New poll came amid growing anger over PM’s speech in front of police in Yorkshire yesterday. Senior police figures have called on Mr Johnson to apologise for using the officers as the backdrop to a ‘political speech’
The PM failed in a bid earlier this week to force an early election as Mr Corbyn and other opposition leaders failed to back the move.
Mr Johnson tabled a motion under the Fixed-term Parliaments Act which requires the support of two thirds of MPs in order for a poll to be called.
But he fell far short of the magic number of 434 MPs as Labour and other parties abstained.
Mr Johnson responded to the set back by telling opposition MPs to reflect over the weekend on his claim that the current stalemate in Parliament is ‘unsustainable’.
Yesterday Jacob Rees-Mogg, the Commons Leader, confirmed the government will try again on Monday and hold a repeat vote on forcing an election.
Mr Corbyn had said that once an anti-No Deal bill has become law he would back an election.
But it now looks increasingly likely that opposition MPs will try to trap Mr Johnson in Downing Street for all of October and force him to choose between breaking his ‘do or die’ promise and resigning.
Mr Corbyn and the SNP’s Westminster leader Ian Blackford held secret talks yesterday when they agreed not to allow an election to be held before October 19.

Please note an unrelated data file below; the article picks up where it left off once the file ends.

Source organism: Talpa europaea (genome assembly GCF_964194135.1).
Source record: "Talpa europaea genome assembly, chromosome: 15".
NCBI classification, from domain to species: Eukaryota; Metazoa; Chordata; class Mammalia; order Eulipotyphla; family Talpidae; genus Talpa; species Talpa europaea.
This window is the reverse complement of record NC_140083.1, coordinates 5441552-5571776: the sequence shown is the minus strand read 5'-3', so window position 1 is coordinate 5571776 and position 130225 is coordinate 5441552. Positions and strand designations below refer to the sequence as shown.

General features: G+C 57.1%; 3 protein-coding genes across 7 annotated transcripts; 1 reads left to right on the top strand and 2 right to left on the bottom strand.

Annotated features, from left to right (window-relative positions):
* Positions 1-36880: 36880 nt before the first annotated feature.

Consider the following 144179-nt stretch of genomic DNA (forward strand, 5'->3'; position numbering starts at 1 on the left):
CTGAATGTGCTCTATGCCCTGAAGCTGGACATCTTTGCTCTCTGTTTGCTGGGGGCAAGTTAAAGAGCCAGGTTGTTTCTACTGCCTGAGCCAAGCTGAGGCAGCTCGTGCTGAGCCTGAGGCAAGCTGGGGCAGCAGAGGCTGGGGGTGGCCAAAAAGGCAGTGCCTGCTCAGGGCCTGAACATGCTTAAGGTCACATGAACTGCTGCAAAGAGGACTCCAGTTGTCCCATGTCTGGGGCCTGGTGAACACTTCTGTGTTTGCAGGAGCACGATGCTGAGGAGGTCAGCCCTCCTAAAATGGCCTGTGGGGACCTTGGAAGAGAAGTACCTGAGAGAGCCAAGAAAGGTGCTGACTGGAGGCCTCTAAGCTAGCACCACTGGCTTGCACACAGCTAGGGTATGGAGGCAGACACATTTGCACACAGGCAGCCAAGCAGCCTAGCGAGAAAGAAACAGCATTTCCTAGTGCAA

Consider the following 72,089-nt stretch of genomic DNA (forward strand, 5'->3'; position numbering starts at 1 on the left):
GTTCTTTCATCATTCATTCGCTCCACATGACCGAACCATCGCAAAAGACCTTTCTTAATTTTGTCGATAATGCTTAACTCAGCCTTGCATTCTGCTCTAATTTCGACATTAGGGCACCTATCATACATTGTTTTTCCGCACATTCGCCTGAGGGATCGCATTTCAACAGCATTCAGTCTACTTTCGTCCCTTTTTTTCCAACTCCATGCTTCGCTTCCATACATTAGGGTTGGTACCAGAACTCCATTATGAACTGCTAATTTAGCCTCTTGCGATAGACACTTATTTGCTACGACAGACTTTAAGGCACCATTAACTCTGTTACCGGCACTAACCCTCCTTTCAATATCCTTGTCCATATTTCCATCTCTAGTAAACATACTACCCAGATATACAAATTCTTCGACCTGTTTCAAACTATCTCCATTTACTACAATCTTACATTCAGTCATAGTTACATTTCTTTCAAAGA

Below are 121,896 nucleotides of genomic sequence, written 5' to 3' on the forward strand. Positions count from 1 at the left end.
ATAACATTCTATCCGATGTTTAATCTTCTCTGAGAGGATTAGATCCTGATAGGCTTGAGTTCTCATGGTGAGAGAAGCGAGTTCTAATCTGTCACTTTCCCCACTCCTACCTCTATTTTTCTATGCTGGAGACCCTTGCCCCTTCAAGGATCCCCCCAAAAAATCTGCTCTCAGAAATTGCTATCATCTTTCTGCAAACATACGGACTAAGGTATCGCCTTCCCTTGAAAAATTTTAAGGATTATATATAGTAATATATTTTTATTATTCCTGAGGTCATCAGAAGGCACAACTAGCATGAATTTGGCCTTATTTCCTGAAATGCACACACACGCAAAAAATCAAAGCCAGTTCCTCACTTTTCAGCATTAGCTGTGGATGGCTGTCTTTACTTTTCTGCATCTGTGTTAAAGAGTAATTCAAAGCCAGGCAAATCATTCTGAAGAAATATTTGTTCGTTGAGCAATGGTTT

But the expectation is that Labour will ultimately not agree to an early poll taking place until November.
Shadow chancellor John McDonnell, shadow Brexit secretary Sir Keir Starmer and shadow foreign secretary Emily Thornberry are all believed to favour a poll after the October 31 deadline.
The thinking is that by waiting until November, Mr Johnson will be forced to seek an extension – as required by law – if he wants to remain in Downing Street.
Such an outcome would likely lead to Mr Johnson and the Tories being eaten alive by Nigel Farage and the Brexit Party.
Today’s poll by ICM Research appears to confirm that Mr Johnson will be in enormous trouble politically if he does backtrack on his Brexit promise – something he is adamant he will not do.
Westminster voting intention for an election before October 31 put the Tories on 37 per cent, Labour on 30 per cent and the Brexit Party on just nine per cent.
But for an election after October 31 the Tories were on 28 per cent and so were Labour while the Brexit Party were on 18 per cent.
Mr Johnson suffered a difficult day yesterday as his political week went from bad to worse.
First his brother Jo blindsided Number 10 by announcing his resignation from the Cabinet despite a late night phone call from the PM urging him not to quit.
Jo Johnson dealt his sibling a major body blow as he said he could not square ‘family loyalty and the national interest’ over Brexit.
The PM then tried to put a brave face on his brother’s bombshell decision as he praised Jo as a ‘fantastic guy’ and a ‘brilliant minister’.
He then tried to downplay the significance of his brother’s decision as he told reporters following a speech in Yorkshire that the pair disagreed on Brexit – just like many other families across the UK.
Jo Johnson said this morning that he wished his brother ‘all the best’ and insisted he wanted ‘this government to succeed in what it is doing’.
Mr Johnson’s address to the nation then sparked controversy as he stood in front of a wall of police officers and repeatedly attacked Mr Corbyn.